ACCEL | Results from a 5-Year Landmark Analysis of Dual Antiplatelet Therapy: DAPT just keeps going and going and... but should it?
The French FAST-MI Registry was designed to evaluate the "real-world" management of patients with ACS. Along with its earlier counterparts, USIK 1995 and USIC 2000, the FAST-MI 2005 and FAST-MI 2010 registries were nationwide surveys of patients enrolled over a 1-month period. All participants were recruited consecutively from intensive care units following STEMI or NSTEMI with the aim of providing cardiologists and health authorities with national and regional data on acute MI management and outcomes every 5 years.
At ESC 2013, François Schiele, MD, PhD, of the Université de Franche Comté, Besançon, France, reported the results from an analysis of 3,319 patients who were discharged after acute MI. Of these patients, 9% received no antiplatelet therapy, 17% were on single antiplatelet therapy, and 73% on dual antiplatelet therapy (DAPT). At 2 years, fully 43% of patients were still on dual therapy and nearly one-third remained on DAPT at 3 years (31%) and 4 years (29%). The percentage of patients receiving no antiplatelet therapy was never higher than 14% (at 3 years) and averaged about 8%.
According to Dr. Schiele, it was good to see such high use of DAPT at 1 year but it was surprising to see the high use at 2 years and "quite unexpected" to see relatively high use at 3 and 4 years.
The predictors of prolonged dual antiplatelet therapy:
- At 1 year, DAPT use was lower in the elderly (>75 years of age) and in patients on chronic oral anticoagulation (OAC).
- At 2 years, DAPT was more likely to be used in males, diabetics, individuals with previous MI, no OAC, and PCI with drug-eluting stent (DES).
- Use of DAPT attenuated over time in the elderly, individuals with a GRACE score >140, and patients with renal failure.
Prolonged DAPT and MortalityDr. Schiele and colleagues believe theirs is the first report to show DAPT use across 4 years with 5 years of follow-up. With data on 95% of patients, univariate analysis shows a mortality benefit favoring DAPT: 19.3% for no DAPT versus 10.8% with DAPT (p = 0.0002). However, multivariate analysis showed no significant difference in mortality between the groups. "With matched groups," Dr. Schiele said, "no effect at all." Interestingly, mortality was not significantly different between DAPT and single antiplatelet therapy at 1 year (p = 0.20; HR = 0.92 [0.68-1.44]) or at 2 years (p = 0.30; HR = 1.35 [0.92-1.91]). Overall, Dr. Schiele said, DAPT use at 1 year was not a predictor of 5-year mortality. There were a number of predictors of mortality that were evident—such as age >75 years, previous MI, diabetes, etc.—but "not DAPT at 1 year; it was absolutely neutral" for mortality. This neutral effect associated with DAPT remained whether analyzed by age, presence or absence of diabetes, type of MI, or type of therapy (medical vs. bare-metal stent [BMS] vs. DES). The FAST-MI 2005 Registry data extend the results of the PARIS study with an identical rate of DAPT use at 2 years (47%).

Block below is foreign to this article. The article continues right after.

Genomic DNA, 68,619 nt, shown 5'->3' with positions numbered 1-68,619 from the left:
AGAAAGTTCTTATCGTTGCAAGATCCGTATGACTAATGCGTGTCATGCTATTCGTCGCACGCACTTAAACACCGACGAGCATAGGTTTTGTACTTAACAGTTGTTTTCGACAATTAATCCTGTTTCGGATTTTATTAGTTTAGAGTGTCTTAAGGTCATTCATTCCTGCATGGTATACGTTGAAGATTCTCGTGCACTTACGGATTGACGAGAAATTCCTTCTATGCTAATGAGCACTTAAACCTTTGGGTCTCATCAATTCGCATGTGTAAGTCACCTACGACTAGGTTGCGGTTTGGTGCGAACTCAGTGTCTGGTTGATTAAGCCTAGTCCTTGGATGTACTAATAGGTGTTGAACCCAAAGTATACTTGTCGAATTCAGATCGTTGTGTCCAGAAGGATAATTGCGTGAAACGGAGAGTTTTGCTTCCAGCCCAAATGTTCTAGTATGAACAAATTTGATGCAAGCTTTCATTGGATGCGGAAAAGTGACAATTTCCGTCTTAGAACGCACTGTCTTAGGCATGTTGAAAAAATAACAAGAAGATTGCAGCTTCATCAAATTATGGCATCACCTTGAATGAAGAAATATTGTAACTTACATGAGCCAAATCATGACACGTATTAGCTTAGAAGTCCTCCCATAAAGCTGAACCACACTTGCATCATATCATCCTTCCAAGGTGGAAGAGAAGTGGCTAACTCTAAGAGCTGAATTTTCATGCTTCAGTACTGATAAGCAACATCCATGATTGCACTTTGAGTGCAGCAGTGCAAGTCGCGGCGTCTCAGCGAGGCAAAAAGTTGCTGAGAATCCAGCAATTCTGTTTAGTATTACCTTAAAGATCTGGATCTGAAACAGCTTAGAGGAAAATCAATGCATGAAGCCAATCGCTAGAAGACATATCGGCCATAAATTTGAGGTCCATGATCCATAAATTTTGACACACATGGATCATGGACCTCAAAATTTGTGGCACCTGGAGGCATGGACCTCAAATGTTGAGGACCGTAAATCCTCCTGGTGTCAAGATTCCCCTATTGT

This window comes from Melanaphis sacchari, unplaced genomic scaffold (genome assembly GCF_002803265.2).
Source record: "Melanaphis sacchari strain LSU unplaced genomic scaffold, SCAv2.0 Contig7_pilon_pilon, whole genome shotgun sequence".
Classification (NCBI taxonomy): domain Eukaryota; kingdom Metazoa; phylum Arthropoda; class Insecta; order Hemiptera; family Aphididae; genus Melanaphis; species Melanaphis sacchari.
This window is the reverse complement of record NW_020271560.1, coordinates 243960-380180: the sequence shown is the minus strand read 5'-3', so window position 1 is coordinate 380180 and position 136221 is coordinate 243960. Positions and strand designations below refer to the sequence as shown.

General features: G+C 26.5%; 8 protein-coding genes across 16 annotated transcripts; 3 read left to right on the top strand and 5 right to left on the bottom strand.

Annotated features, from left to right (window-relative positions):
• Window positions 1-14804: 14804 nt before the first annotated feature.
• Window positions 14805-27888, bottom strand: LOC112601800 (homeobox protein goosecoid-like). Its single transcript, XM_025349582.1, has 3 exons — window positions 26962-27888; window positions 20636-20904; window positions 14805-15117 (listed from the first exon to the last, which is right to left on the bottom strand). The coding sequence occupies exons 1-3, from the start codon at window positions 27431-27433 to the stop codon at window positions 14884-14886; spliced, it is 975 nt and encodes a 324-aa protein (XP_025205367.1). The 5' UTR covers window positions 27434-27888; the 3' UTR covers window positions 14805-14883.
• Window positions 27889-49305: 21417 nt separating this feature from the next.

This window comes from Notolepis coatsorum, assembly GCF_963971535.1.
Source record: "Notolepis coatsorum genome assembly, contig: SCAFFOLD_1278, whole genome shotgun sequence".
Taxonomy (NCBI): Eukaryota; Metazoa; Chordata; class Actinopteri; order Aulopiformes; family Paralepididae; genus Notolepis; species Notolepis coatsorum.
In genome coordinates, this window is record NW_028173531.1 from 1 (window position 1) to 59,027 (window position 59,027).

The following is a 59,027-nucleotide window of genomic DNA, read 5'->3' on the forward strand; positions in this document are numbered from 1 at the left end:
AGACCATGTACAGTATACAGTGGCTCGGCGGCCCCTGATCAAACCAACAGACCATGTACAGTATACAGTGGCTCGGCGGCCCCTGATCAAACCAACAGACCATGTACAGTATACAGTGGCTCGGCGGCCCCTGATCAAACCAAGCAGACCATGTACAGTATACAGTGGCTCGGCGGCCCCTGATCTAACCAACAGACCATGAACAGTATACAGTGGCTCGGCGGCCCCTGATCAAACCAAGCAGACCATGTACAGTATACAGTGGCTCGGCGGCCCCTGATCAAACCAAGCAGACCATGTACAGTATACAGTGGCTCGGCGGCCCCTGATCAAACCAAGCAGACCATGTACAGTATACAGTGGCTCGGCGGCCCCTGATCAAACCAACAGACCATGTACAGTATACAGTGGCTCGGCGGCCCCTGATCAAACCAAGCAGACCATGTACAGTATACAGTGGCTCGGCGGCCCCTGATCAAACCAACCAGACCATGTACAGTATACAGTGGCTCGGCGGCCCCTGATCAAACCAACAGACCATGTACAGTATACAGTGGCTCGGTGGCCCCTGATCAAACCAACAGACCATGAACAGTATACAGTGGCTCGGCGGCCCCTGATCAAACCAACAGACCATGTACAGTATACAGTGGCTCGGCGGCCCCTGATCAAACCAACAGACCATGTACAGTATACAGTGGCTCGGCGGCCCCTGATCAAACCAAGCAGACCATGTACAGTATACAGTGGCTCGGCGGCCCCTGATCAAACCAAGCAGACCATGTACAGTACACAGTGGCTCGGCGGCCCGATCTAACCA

Given that prolonged DAPT was seen mainly among patients <75 years of age, with diabetes, or following PCI with DES, Dr. Schiele said it likely reflects a conscious medical decision to target DAPT in patients with low bleeding and high thrombotic risk, possibly reflecting concerns regarding a rebound effect and increased risk of stent thrombosis soon after halting DAPT in the years studied (2006-2009). The results concur with previous observational analyses as well as randomized trials, but with longer follow-up in an unselected population of patients.
In conclusion, the FAST-MI 2005 Registry data do not support the use of prolonged DAPT beyond 1 year after acute MI, even in specific populations considered to be at high risk, such as patients with diabetes, STEMI, or PCI with DES.
To listen to an interview with François Schiele, MD, PhD, about the FAST-MI 2005, visit youtube.cswnews.org. The interview was conducted by Douglas P. Zipes, MD.
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